The Game: The war between the humans and the spacefaring enemy Dracons isn’t going well, and you’ve enlisted to join the fight. In the cockpit of your space fighter, you toggle between your flight computer (where you can find and set a course for Dracon attack groups on the map, or helpful starbases where you can replenish and repair your ship) and the direct view ahead when you engage in combat. The Dracons throw a lot of firepower at you, but your own torpedoes have a longer “reach” than their ammo. Your ship can take a pounding in a firefight, gradually eliminating your shields, your targeting ability, and even your weapons. The game is over when you can’t withdraw for repairs and are destroyed by the Dracons. (Arcadia, 1982)
The Game: In 1982, an assemblage of former Atari programmers, along with a few hand-picked rookie programmers, started their own third-party video game venture. To be in that market at that time, however, one had to make games for the Atari 2600, and the Arcadia programmers’ game concepts outstripped that machine’s software. Not to be slowed down by that minor problem, Arcadia introduced a new piece of hardware along with its first game. The Supercharger more than doubled the 2600’s RAM, and had the beneficial side effect of allowing Arcadia to avoid the costly practice of having cartridge casings made; instead of cartridges, the Supercharger loaded its enhanced games from cassette tape, usually in under 30 seconds.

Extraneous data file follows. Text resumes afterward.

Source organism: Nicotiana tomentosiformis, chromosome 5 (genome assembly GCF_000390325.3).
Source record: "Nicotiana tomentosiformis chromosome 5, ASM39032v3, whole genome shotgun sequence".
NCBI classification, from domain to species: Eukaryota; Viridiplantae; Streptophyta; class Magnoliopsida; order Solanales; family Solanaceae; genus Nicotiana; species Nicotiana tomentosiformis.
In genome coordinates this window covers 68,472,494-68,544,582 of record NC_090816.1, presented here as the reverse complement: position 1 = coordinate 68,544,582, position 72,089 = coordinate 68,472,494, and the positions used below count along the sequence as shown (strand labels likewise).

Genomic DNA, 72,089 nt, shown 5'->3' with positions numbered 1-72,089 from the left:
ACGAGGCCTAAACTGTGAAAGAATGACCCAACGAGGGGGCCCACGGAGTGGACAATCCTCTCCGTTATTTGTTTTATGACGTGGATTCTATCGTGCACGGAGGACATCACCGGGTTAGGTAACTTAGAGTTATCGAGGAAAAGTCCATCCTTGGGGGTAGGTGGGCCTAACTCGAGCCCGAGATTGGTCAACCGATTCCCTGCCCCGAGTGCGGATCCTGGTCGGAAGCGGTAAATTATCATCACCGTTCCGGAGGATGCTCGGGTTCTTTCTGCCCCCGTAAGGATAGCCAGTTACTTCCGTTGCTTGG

Arcadia’s first challenge, aside from getting the cartridge-buying public to spring for their cassette-based games, was an identity crisis. At around the same time as the Supercharger hit the stores, so did Emerson’s Arcadia 2001 console. To avoid potential legal clashes and consumer confusion, Arcadia – the company – quickly changed its name to Starpath. For a year, a good chunk of the cover artwork for Supercharger games was covered up by the Starpath logo, followed by “formerly Arcadia”. Starpath stuck it out through the crash, but like so many software vendors leaning on the Atari 2600 for a living, they were in the wrong place at the wrong time, and the company was eventually sold to Epyx.
Packed in with the Supercharger was Phaser Patrol, a game which was essentially the same as Star Raiders, though in game mechanics only. Audiovisually, Phaser Patrol was the clear winner, and arguably it also won the day by simplifying Star Raiders‘ convoluted control scheme to bare essentials. (Star Raiders required, and was included with, a 12-key keypad controller, which very few later releases ever used.) In Phaser Patrol, one still had to use an unusual extra control – using the left difficulty switch to toggle back and forth between the cockpit view and the flight computer – but nothing on the level of the Star Raiders keypad.
Both games were equally tough and had a fairly steep learning curve if your space combat duty only went as far as Space Invaders experience, but Phaser Patrol was completely engrossing. It was a great choice to introduce gamers to the Supercharger, though Arcadia’s (or Starpath’s) new add-on box would eventually suffer from too many games along these lines: great looking, but clearly just variations on familiar themes. But on its own, Phaser Patrol was quite impressive.